battery and cjistles towered over our deck and
enabled the enemy to observe all our crow and
marines. Accordtm to our usual bad habit,
we tired moie Chan a hundred shuts leture tho
LngUsh vessel burned a match. It was c nl)
when we were- broadside on and yards against
)ards that the) gave us u broadsl ,e of tlfty
llve camion chaiod with shot and shrapnel.
I thought thai the Fougueuj. was pulverized,
lite quantit) of projectiles thnt reached her
bull and ilkgimron thestarboard side made her
1 eel teartull) to poit. A great lurl of her sails
aim rlkging wiv- cut. and tli deck was swept
of n cojsiiier.iijlu portion of our crew and
murines Our battenea were somewhat leas
lead I) treated, aril, after all, there weie only
about tlurt) ot our men put iW cr ruin'xif.
This soiiiew hat livid) ierotinolssance dd not
discourage our men, nud a wel, sustained flru
showed the Kugl s,h that we. tuo. had guns.
"The English vessel, having passed us. en
deavcucil to cut the Hue between us and tho
halnt Anne, which, during our engagement,
did" t lire a single shot, but cotittuui'd ti
tiuvel on, without Hiking In tall. Ibis made
I an ea) passagewav for thu enemy. As m on
as our tommandor found himself In the Eng-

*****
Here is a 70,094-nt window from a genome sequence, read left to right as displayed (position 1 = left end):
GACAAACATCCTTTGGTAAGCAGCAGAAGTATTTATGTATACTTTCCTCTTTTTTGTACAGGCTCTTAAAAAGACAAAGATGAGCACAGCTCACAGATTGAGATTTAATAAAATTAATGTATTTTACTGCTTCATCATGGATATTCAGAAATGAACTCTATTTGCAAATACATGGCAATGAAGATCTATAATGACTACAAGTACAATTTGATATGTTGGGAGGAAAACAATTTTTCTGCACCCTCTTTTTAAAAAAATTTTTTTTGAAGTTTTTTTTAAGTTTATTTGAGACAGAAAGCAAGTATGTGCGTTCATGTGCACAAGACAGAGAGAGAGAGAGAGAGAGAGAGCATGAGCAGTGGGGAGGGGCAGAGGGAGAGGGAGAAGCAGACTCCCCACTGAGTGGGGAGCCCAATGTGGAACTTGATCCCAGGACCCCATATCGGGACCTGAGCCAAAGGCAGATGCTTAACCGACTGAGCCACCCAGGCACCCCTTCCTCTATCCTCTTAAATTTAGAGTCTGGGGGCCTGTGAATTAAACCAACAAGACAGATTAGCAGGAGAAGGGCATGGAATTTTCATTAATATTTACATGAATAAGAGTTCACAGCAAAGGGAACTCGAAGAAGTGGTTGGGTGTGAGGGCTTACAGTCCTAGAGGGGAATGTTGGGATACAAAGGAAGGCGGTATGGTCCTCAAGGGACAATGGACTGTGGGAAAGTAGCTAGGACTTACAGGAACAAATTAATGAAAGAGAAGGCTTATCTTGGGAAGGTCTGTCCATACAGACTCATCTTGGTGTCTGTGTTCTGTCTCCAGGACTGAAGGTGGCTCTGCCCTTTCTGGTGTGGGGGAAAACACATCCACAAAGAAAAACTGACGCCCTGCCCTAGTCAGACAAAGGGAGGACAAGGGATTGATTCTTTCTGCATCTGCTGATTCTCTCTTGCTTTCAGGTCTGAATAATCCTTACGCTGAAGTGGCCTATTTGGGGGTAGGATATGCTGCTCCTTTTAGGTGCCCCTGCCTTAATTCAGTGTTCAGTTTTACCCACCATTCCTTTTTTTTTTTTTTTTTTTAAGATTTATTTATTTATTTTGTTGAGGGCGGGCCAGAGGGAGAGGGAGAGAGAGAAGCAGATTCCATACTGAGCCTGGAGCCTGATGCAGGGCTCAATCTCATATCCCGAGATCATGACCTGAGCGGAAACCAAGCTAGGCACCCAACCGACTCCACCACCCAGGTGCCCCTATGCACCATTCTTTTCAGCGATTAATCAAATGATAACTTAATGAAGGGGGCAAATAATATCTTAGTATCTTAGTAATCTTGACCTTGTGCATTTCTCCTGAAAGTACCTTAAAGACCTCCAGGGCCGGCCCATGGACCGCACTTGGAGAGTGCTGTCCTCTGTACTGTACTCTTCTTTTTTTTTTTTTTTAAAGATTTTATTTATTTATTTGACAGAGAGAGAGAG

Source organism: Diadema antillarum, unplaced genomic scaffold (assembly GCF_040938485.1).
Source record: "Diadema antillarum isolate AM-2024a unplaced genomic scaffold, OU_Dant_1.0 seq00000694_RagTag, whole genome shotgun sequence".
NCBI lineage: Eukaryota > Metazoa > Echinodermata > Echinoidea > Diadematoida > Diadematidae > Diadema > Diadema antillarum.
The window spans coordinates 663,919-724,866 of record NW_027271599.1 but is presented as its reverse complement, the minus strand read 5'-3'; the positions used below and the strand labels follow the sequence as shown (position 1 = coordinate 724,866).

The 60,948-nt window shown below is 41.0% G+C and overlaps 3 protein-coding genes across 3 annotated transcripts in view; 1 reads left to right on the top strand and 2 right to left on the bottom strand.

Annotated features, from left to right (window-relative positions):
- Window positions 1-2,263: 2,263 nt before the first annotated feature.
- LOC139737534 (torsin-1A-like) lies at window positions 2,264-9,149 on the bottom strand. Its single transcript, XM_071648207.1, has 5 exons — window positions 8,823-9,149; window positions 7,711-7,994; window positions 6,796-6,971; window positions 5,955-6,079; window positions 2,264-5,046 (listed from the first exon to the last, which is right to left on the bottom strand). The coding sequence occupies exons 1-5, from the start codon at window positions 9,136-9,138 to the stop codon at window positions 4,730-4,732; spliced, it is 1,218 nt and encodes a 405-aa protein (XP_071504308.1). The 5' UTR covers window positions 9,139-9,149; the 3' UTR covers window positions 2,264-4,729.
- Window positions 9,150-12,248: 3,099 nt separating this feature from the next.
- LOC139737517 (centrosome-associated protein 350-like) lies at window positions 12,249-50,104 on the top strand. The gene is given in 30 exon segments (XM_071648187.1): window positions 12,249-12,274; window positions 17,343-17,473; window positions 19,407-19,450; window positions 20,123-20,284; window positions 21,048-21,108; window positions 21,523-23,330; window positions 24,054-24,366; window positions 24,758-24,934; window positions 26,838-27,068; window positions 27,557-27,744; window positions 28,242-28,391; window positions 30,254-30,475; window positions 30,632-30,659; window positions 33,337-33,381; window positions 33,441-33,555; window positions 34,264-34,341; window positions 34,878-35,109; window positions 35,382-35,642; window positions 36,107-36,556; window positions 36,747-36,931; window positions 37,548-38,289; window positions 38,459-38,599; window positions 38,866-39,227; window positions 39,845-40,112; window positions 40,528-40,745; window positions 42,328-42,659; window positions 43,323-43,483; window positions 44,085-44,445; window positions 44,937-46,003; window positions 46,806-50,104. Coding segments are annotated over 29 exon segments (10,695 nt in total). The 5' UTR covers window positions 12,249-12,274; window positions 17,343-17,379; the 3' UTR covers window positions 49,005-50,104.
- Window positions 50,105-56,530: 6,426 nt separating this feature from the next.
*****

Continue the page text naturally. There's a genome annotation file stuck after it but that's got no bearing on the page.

j lishman's water, bowsprit on stern ilinost, bo
bore on li) Ibis movement vve took the Eng
Ish ship b) the port buttovk, n that all she
could do was to seed a lew shots from her
stern gups, while she received point blank our
entire broadside, which enfiladed her batteries,
boon we saw her rnlrzenmast come down.
'Ihon her sieerlng go r was damaged, for It be
came evlelent linn she could noi work. Her
sails ilutteicd In the wind; her sheets and run
ning rigging were cut bv cur shrapnel, and Tor
some time she censed tiring. We redoubled
our fire and saw her main topmast come down.
At that moment wo Percetveel on the mtzzen
mast two signal Hags, which mnde us suppose
thnt she was calling for help. In this we were
not deceived, fcr short!) atterwrd two Knt
llsh vessels inne down upon us. one taking us
on the siarbe ard buttcKk and the ofer on the
stern, and tor more than an hojr the) rained
shot, shiauiiel, and bullets upon us. which i
brought de ith among our crew. j
"Our Hiii7emnast was cut on a level w Ith the i
alern. All our )tinl were banging down, and
u lire bni,o out l' the caller) mid In the stem.
Notwithstanding the rain of Iron that as fall- i
log upon us. tie uianigtd to pin It out. and i
with our battle nj.es e got rid of tho musts, i
Lards, and ringing thai woro hanging over our
altera- and c.iusing danger of communicating i
Hie on bund tin- vessel. At till" moment tho
I omiujdielcr ordered me to look Into the In- i
tenor id tho ship and ceo if the sheet of the I
ma nsiul was not liable) to oatch fire from tne
ell-en. ergo of the "fond battery. As I was
passing oior the gangway into the main
shrouds the) let io tho enure starbnord broad
side The eleionuilon and shock werosogieat
that I came near f i Hug Into the sen. and blood '
came tiom in) nn-e and cars, but thai did not
prevent me from perloruung my ilut). I
' boon our mainmast came down. Fortu